News To Use / People On Bikes

It’s Just a Step to the Left – “Hidden Trail” to the River Off the Seminole Wekiva Trail

If you’re familiar with the Seminole County trail system, you know that many of the trails are paved and not what one would consider being “off-road.”  And that’s the intent. They are safe and beautiful, providing you with hassle-free biking throughout the county.  There are off-road trails like Soldier’s Creek that careen and wind through the dense foliage, and even repeatedly crossing that creek.  It’s not for everyone.  But if you want a little of the frisson from off-road biking but with the safety of a direct and neatly marked trail, check out this little gem.

Just past this sign, more beauty you will find.

Where is it? In Northeast Seminole County, at the corner of Markham Road and Longwood Markham road, the paved Seminole Wekiva Trail takes a 90-degree turn and follows one of these roads, depending on which way you’re taking the trail.  Let’s assume you’re on the Seminole Wekiva Trail, coming from Orange Blvd, snaking along Markham Road westward.   When you reach Longwood Markham road, Markham road ends, and to follow the trail you must turn a hard-right.  But instead, stop and look straight across Longwood Markham and you’ll see this interesting sign stating “Seminole Wekiva Trail – Wekiva River .4 miles.”

If you safely walk your bike across Longwood Markham road, there’s a yellow “gate” that prohibits vehicles from passing but has a nice space for your bike to sneak through.  Sneak you must, beauty you will find.  As you can see from the image, the trail continues along a grassy pathway.  It’s not as smooth as a paved trail but except for a few tree roots you have to bump over, it’s not difficult to traverse.  Keep in mind that you’re heading toward the Wekiva River so it’s going to be downhill this way and more importantly, uphill the way back.  

The view along this grassy way is beautiful and serene. To the left of the pathway is a small estuary that during the rainy season feeds water into the Wekiva River.  To the right, through some trees, is the rear of homes in the Rivercrest subdivision.  But above you are tall arched trees making sure this is a well-shaded pathway. When you get to the end, there’s proof that you’re still on a Seminole Trail.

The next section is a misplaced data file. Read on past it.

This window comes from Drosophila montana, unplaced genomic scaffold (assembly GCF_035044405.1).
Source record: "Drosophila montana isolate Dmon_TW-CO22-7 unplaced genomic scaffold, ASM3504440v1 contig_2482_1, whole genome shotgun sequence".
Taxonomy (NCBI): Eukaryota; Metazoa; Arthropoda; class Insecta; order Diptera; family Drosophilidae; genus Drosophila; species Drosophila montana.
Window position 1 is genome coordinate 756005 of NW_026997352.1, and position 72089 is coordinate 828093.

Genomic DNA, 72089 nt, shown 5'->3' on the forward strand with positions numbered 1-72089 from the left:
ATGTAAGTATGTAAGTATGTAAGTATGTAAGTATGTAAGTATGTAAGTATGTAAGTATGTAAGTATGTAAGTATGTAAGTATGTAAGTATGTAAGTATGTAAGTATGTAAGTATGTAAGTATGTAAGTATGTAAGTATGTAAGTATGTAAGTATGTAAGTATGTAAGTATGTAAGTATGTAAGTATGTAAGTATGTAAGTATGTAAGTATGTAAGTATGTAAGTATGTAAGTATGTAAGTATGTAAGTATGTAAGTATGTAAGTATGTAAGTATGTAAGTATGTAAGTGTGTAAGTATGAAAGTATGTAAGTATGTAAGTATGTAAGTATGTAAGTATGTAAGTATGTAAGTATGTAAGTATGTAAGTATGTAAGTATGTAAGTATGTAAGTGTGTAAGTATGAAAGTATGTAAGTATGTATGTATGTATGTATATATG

Serenity off the pavement of the Seminole Wekiva Trail

While there is a path down to the actual Wekiva River, I would not recommend that you attempt that.  The path peels through the vegetation and down by the river but is swampy and wet well before you are close enough to take in the view.  And you may stumble upon a sunning reptile if you’re not careful.  You can, however, peek through the vegetation and see the river flowing by.  If you look closely at the photo, you can see the blue color of a couple of canoes moseying down the river. 

Side note: if you want a really good view of the river from a new dock, and even the opportunity to rent and launch a canoe, follow the trail down Longwood Markham to SR 46, cross 100 feet of sand and overgrown grass, take a left on the wide sidewalk that parallels the roadway and turn into Wilson’s Landing Park.

In summary, if you crave a little off-road excitement that’s relatively easy to navigate, this hidden gem affords you the chance. And then you can tell all of your friends that you’re an off-road biker as well!

By Guest Writer Will Williams, a BWCF volunteer and trail correspondent, is a native of Central Florida. He enjoys the outdoors, and you might find him at the beach or on the trails, biking, blading, or at night viewing the stars through his telescope. 

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